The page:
The GIS industry and Web maps are on the verge of a revolution. Mobile is that revolution. Strong statements, but tracing the history; GIS applications first migrated from the desktop to the Web.
So why will mobile have such a big impact? Two words; geo-location and context. Geo-location, or current GPS location, is fueling a new location based services industry. The likes of Foursquare, FaceBook and Yelp are allowing mobile users to discover who and what are near them. Extend that to geospatial and users can start any GIS query and discovery from their current location. Context provides increased insight. GIS has been traditionally used in an office or home. Taking these GIS applications into the field and running them on a mobile device, dramatically improves insight.
Mobile devices are beginning to impact many enterprises, and industry sectors. The geospatial sector with its focus on location will be particularly impacted. GIS applications written for an non-mobile experience will be extended, and enhanced. A slew of new tools will be developed taking advantage of geo-location and context. GIS will be integrated with other technologies. Ultimately the industry is facing massive new opportunities.
Figure 1: Flex ArcGIS Web Viewer
Mobile GIS Opportunities and Challenges
But before we get too far ahead of ourselves, mobile is young and still presents challenges. Hardware varies. Screen size is a particularly relevant variable for GIS application developers. Smartphone screens range from 2.1 to 4". Tablets from 7" to 10.1". More than just skinning an application for the screen size, apps need be designed with screen size in mind. For example, GIS viewers work well on tablets, but are near to impossible to use on a smartphone.
There are many mobile platforms. Apple have IOS, Google introduced Android, Microsoft with Windows and many others. Just like the old PC days with the competition between Windows and MAC, the field of mobile operating systems is many and varied. This directly impacts software. Mobiles access applications in one three ways. First there is access through a mobile browser. Second there is installing a native application on the device. Last there is installing a hybrid application. It gets confusing!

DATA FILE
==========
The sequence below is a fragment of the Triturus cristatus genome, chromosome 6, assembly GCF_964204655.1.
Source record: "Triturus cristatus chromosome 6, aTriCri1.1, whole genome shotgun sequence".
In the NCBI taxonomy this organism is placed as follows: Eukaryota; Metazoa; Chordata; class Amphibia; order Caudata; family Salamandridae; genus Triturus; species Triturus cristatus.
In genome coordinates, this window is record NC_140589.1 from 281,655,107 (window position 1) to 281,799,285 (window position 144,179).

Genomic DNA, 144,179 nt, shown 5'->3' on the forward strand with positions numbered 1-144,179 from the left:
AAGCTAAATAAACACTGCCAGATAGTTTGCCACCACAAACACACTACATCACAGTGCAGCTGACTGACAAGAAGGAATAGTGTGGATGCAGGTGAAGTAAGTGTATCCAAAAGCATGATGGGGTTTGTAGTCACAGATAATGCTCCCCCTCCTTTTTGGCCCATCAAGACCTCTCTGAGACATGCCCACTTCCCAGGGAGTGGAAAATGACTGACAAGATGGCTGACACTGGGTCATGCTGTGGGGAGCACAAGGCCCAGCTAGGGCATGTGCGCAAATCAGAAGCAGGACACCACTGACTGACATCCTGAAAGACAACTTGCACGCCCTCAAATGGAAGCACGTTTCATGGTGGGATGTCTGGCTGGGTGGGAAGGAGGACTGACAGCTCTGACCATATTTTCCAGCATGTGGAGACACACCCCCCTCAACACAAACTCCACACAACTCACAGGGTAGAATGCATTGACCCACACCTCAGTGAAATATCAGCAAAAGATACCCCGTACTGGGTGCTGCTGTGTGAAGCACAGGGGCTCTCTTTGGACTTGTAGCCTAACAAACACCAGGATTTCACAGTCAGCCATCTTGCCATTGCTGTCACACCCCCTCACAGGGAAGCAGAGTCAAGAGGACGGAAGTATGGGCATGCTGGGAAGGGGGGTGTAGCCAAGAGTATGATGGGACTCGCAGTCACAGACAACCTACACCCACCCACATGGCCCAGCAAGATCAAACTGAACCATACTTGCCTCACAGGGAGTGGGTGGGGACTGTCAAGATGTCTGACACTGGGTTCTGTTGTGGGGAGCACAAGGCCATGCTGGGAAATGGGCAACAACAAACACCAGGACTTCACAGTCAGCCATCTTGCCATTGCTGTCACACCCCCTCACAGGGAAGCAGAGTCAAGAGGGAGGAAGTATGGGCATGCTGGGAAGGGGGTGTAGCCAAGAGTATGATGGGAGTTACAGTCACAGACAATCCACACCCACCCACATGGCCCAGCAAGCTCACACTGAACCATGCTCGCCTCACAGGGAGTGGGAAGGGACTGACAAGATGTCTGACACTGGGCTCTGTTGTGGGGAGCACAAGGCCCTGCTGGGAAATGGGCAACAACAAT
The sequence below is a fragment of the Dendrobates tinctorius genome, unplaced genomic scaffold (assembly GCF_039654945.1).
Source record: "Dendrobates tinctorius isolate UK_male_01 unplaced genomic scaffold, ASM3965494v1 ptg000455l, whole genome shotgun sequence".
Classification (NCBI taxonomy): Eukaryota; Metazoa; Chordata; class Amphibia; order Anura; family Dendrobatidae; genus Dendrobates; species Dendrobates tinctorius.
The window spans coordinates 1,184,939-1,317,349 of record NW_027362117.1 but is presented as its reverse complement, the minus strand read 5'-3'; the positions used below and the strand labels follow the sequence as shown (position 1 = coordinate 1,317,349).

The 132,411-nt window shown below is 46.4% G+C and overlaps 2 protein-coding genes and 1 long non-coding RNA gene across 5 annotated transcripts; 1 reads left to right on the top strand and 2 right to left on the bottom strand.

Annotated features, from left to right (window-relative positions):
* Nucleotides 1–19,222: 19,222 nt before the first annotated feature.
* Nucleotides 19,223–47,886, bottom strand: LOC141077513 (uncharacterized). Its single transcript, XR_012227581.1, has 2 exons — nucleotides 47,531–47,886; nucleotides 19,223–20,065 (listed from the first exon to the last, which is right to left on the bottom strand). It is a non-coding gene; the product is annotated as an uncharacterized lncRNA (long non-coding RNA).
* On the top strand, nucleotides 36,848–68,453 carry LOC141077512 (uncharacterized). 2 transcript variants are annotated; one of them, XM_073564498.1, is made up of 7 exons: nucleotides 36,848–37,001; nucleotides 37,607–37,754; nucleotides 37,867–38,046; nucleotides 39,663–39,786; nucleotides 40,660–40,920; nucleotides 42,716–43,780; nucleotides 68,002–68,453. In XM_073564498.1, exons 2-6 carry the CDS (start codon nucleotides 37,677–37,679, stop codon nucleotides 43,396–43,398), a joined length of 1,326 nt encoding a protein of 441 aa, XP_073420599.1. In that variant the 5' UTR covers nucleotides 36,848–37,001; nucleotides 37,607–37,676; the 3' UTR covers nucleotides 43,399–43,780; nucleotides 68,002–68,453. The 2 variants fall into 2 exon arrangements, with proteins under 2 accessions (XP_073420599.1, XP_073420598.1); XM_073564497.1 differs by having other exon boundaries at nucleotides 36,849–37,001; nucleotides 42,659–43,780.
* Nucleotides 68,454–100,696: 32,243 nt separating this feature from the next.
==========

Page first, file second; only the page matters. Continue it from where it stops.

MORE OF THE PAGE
Let’s discuss a hypothetical scenario to better understand this complexity. A client wishes to take an existing ArcGIS Web viewer, written in Adobe Flex, and make it accessible via any mobile tablet. Since its a Web application the most obvious, and cheapest approach, would be to access the app via the mobiles browser. True, but the client wanted the application accessible on ALL mobile tablets. Apple decided they would not support the Flash Player on the IPad. That means the Flex viewer would not be available on the IPad. The next option is a native application. All platforms have their own native languages, meaning languages which go hand in hand with the underlying operating system. In Apples case that is Objective-C. The Flex application could be rewritten in Objective-C and pushed out to the Apple App Store. That could be expensive. Add to that the need to write a version for Android, Windows etc and things get very pricey. The third option is to build a hybrid application. Adobe have just released Flash Builder 4.5.1, which allows a single AIR application to be installed and run on most mobile devices.
Hybrid Mobile ArcGIS AIR Apps
Hybrid seems potentially the most cost effective solution to satisfy this clients need. Webmapsolutions decided to put this to the test. They built a Flex ArcGIS application and attempted to port it to mobile AIR and install it on an IPad2. They included modified versions of widgets from the existing ESRI Flex 2.4 viewer in the application. The process proved almost seamless. The video in Figure 2 below shows the application running on an IPad2.
Figure 2: An ArcGIS AIR App Running on the IPad2
The only challenge proved to be widgets which contained components not yet supported in mobile AIR. The Layers widget was most notable, and a new widget needed to be built, one different to that in the Flex version of the app. The application was built using the new ArcGIS 2.4 Flex release, which has additional mobile support added. Flash Builder 4.5.1 also allowed the app to be compiled for Android and Blackberry.
Mobile GIS Opportunities
Hybrid AIR ArcGIS applications may well be the best current approach to building cross platform GIS solutions. Whether it be porting existing Flex applications to mobile, or building ArcGIS viewers from scratch. It is worth noting that Silverlight is also not supported on many mobile browsers. AIR may be a potential solution here too. AIR also comes with a light database, so if mobile access is lost local storage could be used, until connection is restored and upload can take place.
Mobile tablets are relatively new. They are about to make personal computers obsolete. Tablets will revolutionize the location based sector, which includes GIS. Geo-location and context added to the already powerful tools offered by GIS, present many opportunities to add to and extend geospatial solutions.
- Link to video of ArcGIS AIR application running on an IPad 2:
- ArcGIS AIR application in Android Market:
- ArcGIS AIR application in BlackBerry App World:
- Visit: www.webmapsolutions.com
- Twitter: www.twitter.com/flexmappers
- Contact: firstname.lastname@example.org